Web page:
Lycopene

Lycopene

Lycopene (from solanum lycopersicum or tomato) is an acyclic isomeric hydrocarbon of beta-carotene, containing 11 conjugated and 2 non-conjugated double bonds, belonging to the carotenoid group. It is used as a food additive, as a dye (identified by the initials E160d). It is a molecule synthesized by plants and micro-organisms, but not by animals. Lycopene is found in both plants and fungi. In plants, lycopene is present mainly in tomato, watermelon, pink grapefruit, apricot and other species. The content of lycopene in tomato berries depends on the variety and degree of ripeness. The lycopene content, especially in mature tomatoes, can range from 30 to over 70 mg per kg of fresh product.
Natural lycopene is the product of a biosynthesis of plants (fungi and plants), from which it is then extracted with synthetic chemical solvents and then separated by crystallization. The lycopene obtained is thus in crystalline form.

It is correct to know that natural tomato lycopene (Solanum Lycopersicum) is extracted from tomato berries produced in any way; that is genetically modified, GMOs, and treated with pesticides (insecticides, herbicides, fungicides) through the use of synthetic chemical solvents (ethyl acetate, acetone, hexane, others). The product thus obtained, in addition to lycopene, contains small amounts of other carotenoids and other constituents present in the tomato (Vitamin E, lipids, others); in addition, residues of process chemical solvents and possibly pesticides may be present, if present in the initial fresh tomato. The product is a viscous fluid of dark red color. This is why we must ask that the extracted lycopene comes from organic farming.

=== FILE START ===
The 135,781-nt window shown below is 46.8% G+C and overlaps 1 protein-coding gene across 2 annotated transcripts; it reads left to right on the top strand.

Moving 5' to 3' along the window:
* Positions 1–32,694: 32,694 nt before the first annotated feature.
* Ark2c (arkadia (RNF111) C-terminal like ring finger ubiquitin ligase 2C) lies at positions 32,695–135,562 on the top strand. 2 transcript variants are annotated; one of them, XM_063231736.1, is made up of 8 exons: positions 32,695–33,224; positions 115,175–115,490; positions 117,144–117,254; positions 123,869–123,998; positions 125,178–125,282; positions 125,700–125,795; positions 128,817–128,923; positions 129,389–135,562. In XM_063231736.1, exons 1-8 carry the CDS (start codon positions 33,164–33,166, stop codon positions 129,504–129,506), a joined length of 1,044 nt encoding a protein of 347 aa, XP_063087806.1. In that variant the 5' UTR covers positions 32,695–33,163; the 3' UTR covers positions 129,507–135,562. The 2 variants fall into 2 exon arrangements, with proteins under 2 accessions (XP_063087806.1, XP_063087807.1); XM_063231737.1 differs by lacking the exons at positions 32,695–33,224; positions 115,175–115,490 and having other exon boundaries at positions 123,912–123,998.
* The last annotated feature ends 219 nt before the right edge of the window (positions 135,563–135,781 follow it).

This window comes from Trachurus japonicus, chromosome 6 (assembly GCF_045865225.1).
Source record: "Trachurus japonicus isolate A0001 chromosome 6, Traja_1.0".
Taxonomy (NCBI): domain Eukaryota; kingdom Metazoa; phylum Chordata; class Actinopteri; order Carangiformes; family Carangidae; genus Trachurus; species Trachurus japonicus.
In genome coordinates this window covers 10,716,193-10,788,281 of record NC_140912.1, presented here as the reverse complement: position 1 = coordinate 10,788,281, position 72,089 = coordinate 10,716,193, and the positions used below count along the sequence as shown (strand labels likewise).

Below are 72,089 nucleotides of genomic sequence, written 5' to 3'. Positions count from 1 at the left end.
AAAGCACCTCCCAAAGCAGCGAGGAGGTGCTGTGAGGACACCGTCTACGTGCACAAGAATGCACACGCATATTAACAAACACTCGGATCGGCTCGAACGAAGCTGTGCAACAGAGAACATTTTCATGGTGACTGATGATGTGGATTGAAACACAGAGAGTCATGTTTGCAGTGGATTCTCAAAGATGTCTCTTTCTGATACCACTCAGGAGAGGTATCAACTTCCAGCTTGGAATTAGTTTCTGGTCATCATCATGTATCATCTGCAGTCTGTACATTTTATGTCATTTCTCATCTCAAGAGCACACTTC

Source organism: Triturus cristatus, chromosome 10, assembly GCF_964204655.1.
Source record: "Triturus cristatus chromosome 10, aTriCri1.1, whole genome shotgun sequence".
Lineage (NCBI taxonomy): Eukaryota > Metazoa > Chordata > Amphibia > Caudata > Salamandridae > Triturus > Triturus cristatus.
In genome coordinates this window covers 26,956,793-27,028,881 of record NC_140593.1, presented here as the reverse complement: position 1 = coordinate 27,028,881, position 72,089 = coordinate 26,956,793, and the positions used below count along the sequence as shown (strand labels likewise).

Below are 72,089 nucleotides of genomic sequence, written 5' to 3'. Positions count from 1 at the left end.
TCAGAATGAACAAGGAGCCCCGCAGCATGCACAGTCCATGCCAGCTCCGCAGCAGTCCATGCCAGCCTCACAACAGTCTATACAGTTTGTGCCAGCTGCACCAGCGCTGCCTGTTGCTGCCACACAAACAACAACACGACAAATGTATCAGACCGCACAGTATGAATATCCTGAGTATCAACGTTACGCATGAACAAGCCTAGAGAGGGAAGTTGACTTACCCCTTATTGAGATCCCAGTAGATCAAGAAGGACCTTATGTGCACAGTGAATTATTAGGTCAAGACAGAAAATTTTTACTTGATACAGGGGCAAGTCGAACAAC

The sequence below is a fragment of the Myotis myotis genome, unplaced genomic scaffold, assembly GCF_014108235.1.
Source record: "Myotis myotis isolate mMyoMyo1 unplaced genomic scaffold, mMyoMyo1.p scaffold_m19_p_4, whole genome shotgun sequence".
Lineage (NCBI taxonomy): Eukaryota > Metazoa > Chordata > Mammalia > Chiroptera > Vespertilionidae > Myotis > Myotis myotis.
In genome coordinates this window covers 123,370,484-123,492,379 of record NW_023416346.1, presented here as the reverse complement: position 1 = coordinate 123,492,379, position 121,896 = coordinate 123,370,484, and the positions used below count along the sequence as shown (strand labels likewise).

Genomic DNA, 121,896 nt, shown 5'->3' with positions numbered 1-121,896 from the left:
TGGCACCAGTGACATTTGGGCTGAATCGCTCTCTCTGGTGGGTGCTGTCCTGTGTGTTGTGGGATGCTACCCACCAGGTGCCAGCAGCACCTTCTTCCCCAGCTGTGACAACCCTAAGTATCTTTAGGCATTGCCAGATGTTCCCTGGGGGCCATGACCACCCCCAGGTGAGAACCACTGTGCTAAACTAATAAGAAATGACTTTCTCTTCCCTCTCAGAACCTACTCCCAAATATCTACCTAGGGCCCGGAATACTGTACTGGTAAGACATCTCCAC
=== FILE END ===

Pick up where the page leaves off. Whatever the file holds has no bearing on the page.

Natural lycopene can also be obtained from fungi (Blakeslea Trispora) which is extracted from biomass with organic chemical solvents (isobutyl acetate, isopropanol) and purified by crystallization and filtration.
In general the major dietary source of lycopene is represented by the tomato (Solanum lycopersicum) from which it takes its name, and its derivatives, in which it represents 60% of the total content in carotenoids. The lycopene content, as seen, is influenced by the level of maturation of the tomato.
Lycopene is a carotenoid with many health benefits: in short we list all its virtues: antitumor activity; antioxidant; of contrast against the production of Free Radicals; for the prostate; for cardiovascular diseases; for the skin and UV protective; anti-cholesterol; inflammatory; antidote of contrast of poisons and toxins with which we can come in contact; protective of the retina.
In short, a very important molecule present in large quantities in mother nature without chw there is any need that is produced synthetically.

Warning: The information reported is not medical advice and may not be accurate. The contents are for illustrative purposes only and do not replace medical advice.




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